Books Chapter & Verse

'Poems of Gratitude' assembles poetry of gratitude from around the world and throughout the ages

These poems remind us that gratitude is something we can celebrate every day of the year.

'Poems of Gratitude' is edited by Emily Fragos.
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Thanksgiving is such a celebrated holiday of gratitude that it might tempt Americans into thinking they had invented gratitude itself. But as a new book of poems published by Everyman’s Library makes clear, giving thanks is a universal impulse, though one we often neglect.

Hitting bookstores just in time for Thanksgiving, Poems of Gratitude assembles poetry from around the world and throughout the ages that’s inspired by gratitude.

There are plenty of American voices, to be sure. Mary Oliver, who frequently focuses on the natural world, weighs in with “The Summer Day,” which celebrates the ecstasy of exploring woods and field:

I do know how to pay attention, how to fall down

into the grass, how to kneel down in the grass,

how to be idle and blessed, how to stroll through

the fields,

which is what I’ve been doing all day.

Edward Hirsch expresses gratitude for his father, now long gone:

Give me back my father, walking the halls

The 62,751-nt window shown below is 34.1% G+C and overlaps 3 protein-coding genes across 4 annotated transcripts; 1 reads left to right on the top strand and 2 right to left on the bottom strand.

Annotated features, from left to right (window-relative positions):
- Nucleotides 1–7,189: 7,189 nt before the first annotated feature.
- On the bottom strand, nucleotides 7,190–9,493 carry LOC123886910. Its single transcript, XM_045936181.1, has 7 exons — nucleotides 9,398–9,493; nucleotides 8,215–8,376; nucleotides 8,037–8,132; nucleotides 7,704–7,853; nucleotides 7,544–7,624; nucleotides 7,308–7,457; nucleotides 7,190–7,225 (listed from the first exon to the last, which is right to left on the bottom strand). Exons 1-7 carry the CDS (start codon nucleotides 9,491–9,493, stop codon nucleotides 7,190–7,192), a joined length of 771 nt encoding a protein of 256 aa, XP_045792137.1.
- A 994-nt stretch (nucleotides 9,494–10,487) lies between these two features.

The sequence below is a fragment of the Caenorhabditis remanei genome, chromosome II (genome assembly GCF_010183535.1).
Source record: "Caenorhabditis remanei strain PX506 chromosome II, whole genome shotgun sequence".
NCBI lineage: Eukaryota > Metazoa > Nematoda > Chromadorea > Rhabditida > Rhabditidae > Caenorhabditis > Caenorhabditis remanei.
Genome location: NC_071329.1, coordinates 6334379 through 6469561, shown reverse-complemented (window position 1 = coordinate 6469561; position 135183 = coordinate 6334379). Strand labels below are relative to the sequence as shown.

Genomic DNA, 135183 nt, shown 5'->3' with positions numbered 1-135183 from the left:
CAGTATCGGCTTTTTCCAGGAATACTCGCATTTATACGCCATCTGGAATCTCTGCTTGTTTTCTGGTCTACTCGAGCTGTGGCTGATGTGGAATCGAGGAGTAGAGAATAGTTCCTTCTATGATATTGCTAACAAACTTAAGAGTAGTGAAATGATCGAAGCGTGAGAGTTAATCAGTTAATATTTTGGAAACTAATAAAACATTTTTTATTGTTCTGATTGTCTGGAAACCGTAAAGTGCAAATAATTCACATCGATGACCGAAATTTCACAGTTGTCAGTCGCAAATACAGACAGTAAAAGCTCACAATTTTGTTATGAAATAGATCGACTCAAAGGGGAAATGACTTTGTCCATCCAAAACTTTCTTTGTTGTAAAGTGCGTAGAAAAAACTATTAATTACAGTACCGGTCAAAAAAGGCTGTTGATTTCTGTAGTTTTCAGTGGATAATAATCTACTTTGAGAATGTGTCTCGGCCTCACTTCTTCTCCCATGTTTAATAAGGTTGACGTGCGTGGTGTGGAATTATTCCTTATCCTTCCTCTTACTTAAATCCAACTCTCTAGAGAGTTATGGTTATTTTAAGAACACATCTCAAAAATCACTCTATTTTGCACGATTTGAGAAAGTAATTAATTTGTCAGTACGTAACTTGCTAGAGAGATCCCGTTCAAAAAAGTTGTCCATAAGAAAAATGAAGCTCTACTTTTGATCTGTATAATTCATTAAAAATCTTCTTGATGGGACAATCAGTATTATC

Of Wertheimer Box and Paper Company

with sawdust clinging to his shoes.

But other poets in the collection hail from beyond the United States. Po Chu-I, an ancient Chinese poet, muses on the good fortune, while being ill, of getting a visit from a friend:

Tranquil talk was better than any medicine;

Gradually the feelings came back to my numbed heart.

The 17th-century Englishman John Milton writes about his blindness not merely as an obstacle, but an opportunity to lead a meaningful life, concluding his poem, “On Blindness,” with this famous line: “They also serve who only stand and wait.”

“Poems of Gratitude” reminds readers that all poetry, freezing the flux of life in a thoughtful moment, can itself be an exercise in gratitude – or at least make gratitude more possible.

In a poem called “Miracles” that’s included here, Walt Whitman suggests that the very texture of life is miraculous:

To me every hour of the light and dark is a miracle,

Every cubic inch of space is a miracle,

Every square yard of the surface of the earth is spread with the same,

Every foot of the interior swarms with the same.

Such verse is a call to gratitude in this month of Thanksgiving – and every day of the year.

Danny Heitman, a columnist for The Advocate newspaper in Louisiana, is the author of “A Summer of Birds: John James Audubon at Oakley House.”             

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